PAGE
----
by Bob Holmes, via Luminaria Workshops |
I am unapologetically an old-school photographer. I grew up in the era of film and darkrooms and the smell of fixer still fills me with nostalgia. Shooting film, particularly slide film with its narrow latitude, was great for building impeccable technique.
In the early 1980’s I did several shoots for National Geographic, always in some remote corner of the world for several months at a time and racking up huge expenses. I would shoot several hundred rolls of 35mm film, usually Kodachrome, and ship the exposed film back to Geographic in Washington DC for processing without having a clue if I’d got the shot or even the correct exposure. Mistakes were not an option. The first person to see the results was my editor.
Miraculously I rarely screwed up but if I had to shoot film now I would be terrified.
My first foray into the digital world was in 2001. I was invited to take part in A Day in the Life of Africa and Olympus was a major sponsor giving each of us their state-of-the-art E20 camera. It had a fixed zoom lens and captured images that, for the time, were an amazing 5MP. Few of us had shot with digital cameras and we were told to shoot jpegs. We didn’t know any better but the results were amazing. For the first time we could immediately see if we had the shot (this was the birth of chimping). The photographs looked great blown up to a double-page spread in the large-format book and I was almost sold.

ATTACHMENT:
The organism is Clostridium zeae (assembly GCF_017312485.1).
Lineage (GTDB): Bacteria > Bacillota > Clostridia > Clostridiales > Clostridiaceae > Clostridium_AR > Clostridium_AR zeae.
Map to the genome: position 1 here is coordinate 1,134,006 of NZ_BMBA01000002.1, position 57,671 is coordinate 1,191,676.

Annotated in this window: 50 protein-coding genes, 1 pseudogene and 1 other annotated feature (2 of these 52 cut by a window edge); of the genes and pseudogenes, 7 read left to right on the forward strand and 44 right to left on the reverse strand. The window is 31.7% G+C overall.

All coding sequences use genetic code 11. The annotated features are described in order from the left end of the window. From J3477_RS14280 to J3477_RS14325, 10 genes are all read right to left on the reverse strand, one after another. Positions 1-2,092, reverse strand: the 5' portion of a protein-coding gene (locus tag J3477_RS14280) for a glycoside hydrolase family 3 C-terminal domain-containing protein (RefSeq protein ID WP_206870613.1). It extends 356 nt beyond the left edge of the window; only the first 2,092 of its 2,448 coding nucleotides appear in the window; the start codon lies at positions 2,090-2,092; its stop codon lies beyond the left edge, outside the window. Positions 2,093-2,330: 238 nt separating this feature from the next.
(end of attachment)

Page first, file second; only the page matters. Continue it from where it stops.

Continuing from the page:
The first DSLR that I thought could match film was the Nikon D2x and I bought one as soon as it was released. I haven’t used film since but those years of old-school, film photography certainly paid off. They instilled me with a rigor that is too easily evaded with today’s auto exposure, auto focus cameras. I fully embrace digital photography but I am fundamentally a photographer, not a computer technician. I have no desire to spend a large chunk of my life looking at a computer screen. I want to be out making photographs.
The dark side of digital got my attention a few weeks ago when I was judging a local photographic club competition. A category called “Creative” suggested that other categories were non-creative and that to be creative you had to digitally manipulate the image. I ruffled a lot of feathers that evening by daring to criticize the mediocre excuses for photography that were submitted. The overriding attitude seemed to be that you can shoot any ill conceived photograph, add a bit of digital manipulation, throw in a few effects and it is transformed into art.
In the interests of full disclosure, I have never been fond of manipulated photographs whether it is Man Ray or Jerry Uelsmann. I respect the vision and craftsmanship but I’m not attracted to it. It’s not my taste. The problem with an overwhelming number of current manipulated images is that there is not even any vision. A fundamentally mediocre photograph cannot be rescued by the application of a digital crutch.
Today, there is an overwhelming interest in digital technique as an end in its self and there are a growing number of “photographers” that have become obsessed with computer manipulation. At best the results can be beautiful but far too often they look exaggerated and artificial.
Photography should be fun and if this is what you enjoy, who am I to stop you? Just don’t count me in – I’m old school. Personally, I prefer to be out shooting and making photographs that look real, not spending hours in front of a computer creating unnatural looking images.